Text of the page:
The last couple of years have been hard for us all and we’re starting to see the experiences of this tumultuous period coming through in the art of today. None more so than the music we are listening to. Such is the preface to the new album from Maryland based musician Sean F. Schultz aka Soñder.
Broken in Place is an album created to heal and to process the grief from the loss of his father. This is a pain and journey we will all face in our lives. One which we’ll all need help and support through.
The journey begins in the digitised intro to ‘SubUrban Sprawl’. Soon the drums and synths lift us into a majestic soundscape evoking a futuristic city. There’s a lovely section mid song where the track takes a quiet break making the build to the end all the more dramatic and ominous. Glorious start to the album.
‘Alarm #2’ is next. It’s a discombobulating, panic attack in musical form. It captures the anxious energy and then very cleverly flips the mood half way through a couple of times. It erupts into this purposeful, driving number before settling back into a nervous moment and back again. This one really keeps you on your toes.
The signposts are clear in the next track ‘Organ Donor’. The guitars are literally crying, screaming with the grief of loss. The song even samples the life support machines final bleeps. The pace doesn’t let up, as life doesn’t. We must process what we are hearing as you would the loss itself. Damn, this is clever songwriting.
Following this is ‘Monster Trucker’ it’s a groove driven piece with sumptuous layered guitars punctuated by glassy then creamy dark synth tones. The intensity of this music is overwhelming at times, as is grief. The cries of “is anyone out there, anyone” are utterly heart-breaking in the closing section.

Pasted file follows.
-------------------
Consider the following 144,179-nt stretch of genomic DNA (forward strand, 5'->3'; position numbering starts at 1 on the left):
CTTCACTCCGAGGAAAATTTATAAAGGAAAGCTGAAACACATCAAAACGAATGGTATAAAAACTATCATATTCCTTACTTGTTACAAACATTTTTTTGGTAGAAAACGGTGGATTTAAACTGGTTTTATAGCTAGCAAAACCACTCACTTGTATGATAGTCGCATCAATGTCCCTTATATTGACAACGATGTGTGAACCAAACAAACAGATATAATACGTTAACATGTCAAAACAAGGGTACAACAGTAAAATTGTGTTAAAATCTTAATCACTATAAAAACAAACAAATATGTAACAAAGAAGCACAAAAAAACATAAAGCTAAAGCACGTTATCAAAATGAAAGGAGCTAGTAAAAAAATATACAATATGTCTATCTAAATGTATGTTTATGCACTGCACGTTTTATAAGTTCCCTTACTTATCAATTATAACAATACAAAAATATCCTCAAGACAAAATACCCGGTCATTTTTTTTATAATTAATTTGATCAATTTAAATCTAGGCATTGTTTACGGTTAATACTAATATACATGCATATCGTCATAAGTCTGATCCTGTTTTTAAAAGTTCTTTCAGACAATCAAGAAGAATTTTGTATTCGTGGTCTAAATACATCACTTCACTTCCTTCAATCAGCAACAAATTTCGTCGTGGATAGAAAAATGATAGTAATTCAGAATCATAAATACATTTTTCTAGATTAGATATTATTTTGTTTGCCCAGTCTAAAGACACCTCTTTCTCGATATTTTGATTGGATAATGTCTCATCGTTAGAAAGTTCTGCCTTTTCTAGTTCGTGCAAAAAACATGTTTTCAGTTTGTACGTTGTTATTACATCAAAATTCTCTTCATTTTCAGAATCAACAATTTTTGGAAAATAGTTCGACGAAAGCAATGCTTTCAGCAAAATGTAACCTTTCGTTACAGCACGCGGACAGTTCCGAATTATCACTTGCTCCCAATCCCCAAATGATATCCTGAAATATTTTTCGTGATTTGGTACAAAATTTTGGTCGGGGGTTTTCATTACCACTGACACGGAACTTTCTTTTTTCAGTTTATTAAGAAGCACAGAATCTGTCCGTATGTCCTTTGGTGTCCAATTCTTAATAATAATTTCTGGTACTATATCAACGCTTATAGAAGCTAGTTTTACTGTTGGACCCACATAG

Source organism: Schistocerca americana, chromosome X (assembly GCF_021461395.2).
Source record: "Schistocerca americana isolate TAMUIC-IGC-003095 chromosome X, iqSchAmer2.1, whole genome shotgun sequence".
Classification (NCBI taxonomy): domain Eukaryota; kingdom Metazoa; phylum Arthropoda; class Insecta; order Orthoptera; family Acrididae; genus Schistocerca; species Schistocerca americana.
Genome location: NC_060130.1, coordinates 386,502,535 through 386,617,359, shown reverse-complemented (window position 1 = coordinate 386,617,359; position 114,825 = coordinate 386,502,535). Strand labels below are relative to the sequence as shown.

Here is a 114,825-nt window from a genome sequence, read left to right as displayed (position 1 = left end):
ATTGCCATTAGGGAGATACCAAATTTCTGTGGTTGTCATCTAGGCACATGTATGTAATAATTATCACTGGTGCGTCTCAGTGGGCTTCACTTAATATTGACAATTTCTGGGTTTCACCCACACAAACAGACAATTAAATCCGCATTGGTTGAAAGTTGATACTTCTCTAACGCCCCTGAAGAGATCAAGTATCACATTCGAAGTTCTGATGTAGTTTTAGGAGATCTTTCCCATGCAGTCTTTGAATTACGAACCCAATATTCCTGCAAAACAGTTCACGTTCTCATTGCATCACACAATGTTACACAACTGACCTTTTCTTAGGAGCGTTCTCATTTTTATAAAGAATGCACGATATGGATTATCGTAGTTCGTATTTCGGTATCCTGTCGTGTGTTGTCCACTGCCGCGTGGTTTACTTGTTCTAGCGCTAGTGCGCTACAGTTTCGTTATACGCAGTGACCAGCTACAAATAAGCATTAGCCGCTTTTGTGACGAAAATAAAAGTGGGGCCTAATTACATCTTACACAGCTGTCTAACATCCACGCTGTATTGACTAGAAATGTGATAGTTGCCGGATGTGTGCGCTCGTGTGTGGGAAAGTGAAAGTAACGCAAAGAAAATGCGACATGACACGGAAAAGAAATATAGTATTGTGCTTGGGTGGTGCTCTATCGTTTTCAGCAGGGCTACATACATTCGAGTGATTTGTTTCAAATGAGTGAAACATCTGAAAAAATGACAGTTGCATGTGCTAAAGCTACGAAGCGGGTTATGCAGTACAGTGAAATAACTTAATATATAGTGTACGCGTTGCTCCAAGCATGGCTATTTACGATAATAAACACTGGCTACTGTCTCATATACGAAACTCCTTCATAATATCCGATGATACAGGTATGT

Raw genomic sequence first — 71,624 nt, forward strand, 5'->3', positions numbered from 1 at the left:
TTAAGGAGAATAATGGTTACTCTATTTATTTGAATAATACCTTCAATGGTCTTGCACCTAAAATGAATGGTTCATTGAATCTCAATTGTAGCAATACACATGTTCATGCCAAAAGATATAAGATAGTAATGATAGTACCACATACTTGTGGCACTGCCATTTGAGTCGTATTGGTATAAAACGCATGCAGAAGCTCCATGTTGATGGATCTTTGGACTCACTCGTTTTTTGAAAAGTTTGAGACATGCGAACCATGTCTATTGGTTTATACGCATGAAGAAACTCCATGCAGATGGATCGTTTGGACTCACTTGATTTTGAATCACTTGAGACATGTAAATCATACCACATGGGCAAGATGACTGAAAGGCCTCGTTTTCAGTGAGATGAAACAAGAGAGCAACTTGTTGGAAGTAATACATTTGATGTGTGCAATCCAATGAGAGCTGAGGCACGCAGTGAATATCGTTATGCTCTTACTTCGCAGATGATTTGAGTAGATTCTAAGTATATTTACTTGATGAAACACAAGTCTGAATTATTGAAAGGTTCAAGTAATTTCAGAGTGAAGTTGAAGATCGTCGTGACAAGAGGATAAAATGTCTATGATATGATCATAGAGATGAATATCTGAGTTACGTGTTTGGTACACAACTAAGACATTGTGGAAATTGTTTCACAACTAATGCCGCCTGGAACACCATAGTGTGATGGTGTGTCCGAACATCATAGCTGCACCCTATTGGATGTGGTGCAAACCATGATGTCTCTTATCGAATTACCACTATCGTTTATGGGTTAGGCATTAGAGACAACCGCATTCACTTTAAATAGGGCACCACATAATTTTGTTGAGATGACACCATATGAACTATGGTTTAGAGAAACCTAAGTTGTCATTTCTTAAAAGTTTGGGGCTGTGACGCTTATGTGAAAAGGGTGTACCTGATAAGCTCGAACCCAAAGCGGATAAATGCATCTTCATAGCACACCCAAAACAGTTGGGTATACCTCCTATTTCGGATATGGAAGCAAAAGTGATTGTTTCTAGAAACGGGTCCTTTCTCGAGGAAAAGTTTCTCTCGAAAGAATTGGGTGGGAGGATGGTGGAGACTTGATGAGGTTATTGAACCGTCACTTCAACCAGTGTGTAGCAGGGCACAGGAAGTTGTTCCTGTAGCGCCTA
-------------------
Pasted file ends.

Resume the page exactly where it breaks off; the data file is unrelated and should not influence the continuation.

The expressive guitar playing steps up a notch in ‘a Maze in’. they genuinely sound like the cries of anguish, of confusion. Shultz is pushing his playing to the extreme on this track. Guitars soar and dive around and over each other interspersed with a spoken word track.
‘1984’ arrive awash with the most impressive synth wall of sound so far. Sounding far more uplifting and cohesive than the previous tracks, almost like a moment of calm or lucidity has befallen Schultz and his optimism is shining through.
It’s with a heavy wink of the eye Shultz names ‘Black Notes Matter’. Thundering piano notes pound as the guitars and drums scrap it out. After a short peaceful interlude, the track kicks back in and escalates to frenetic workout. This occurs a couple more times. The quiet section only making the louder piece more potent, more powerful.
We head down to the ‘Underground’ next. Traversing this song in the regular rhythm of the carriage as it moves steadily, station to station. There’s a palpable sense of contemplation here. Almost like we are taking some time out to ponder our place in life. Sombre synth tones carry the bass notes while the guitars and drums add that metallic element to the soundtrack of this journey. It’s a really effective use of music to convey imagery to the listener.
‘Horror Bull’ has us back in that anxious mode. The descending bass adds a claustrophobia hitherto untapped on this album. This leaves the synths and guitars free reign to play with our panic and existential dread. It’s a heavy, unrelenting and unforgiving track. All the more effective that way. To me it signals the very nature of grief.
Next up is ‘Outer Lude 4.24’. This is an upwards facing song, like screaming to the heavens at night. Where the drums have dictated the pace throughout the album it’s the synths stepping into that role here. Could this be symbolic of the head taking control again from the emotional beat of the heart? I’ll let you decide.
We close out the album on a more chilled note with ‘S.O.B.’. It’s almost balladlike in contrast to the extremes of the preceding tracks. Whilst there is a kind of acceptance in the pace and more stripped back nature if this song there remains that undercurrent of anxiety. To me this says that grief isn’t a process you go through. It’s something that lives with us forever. Sometimes it’s there at the forefront of our minds, bringing us to our knees. Other days it’s there to remind us of the good times and to keep our loved ones close forever.
In Broken in Place Schultz has crafted a deeply thought-provoking album that challenges all our pre conceptions of loss and our reactions to it. It is immensely affecting and will reward repeat listening’s with more layers of meaning. More discoveries in its stunning mix of synths and guitars.
Broken in Place is available now on CD and digital via Bandcamp.
You can follow Soñder on social media here.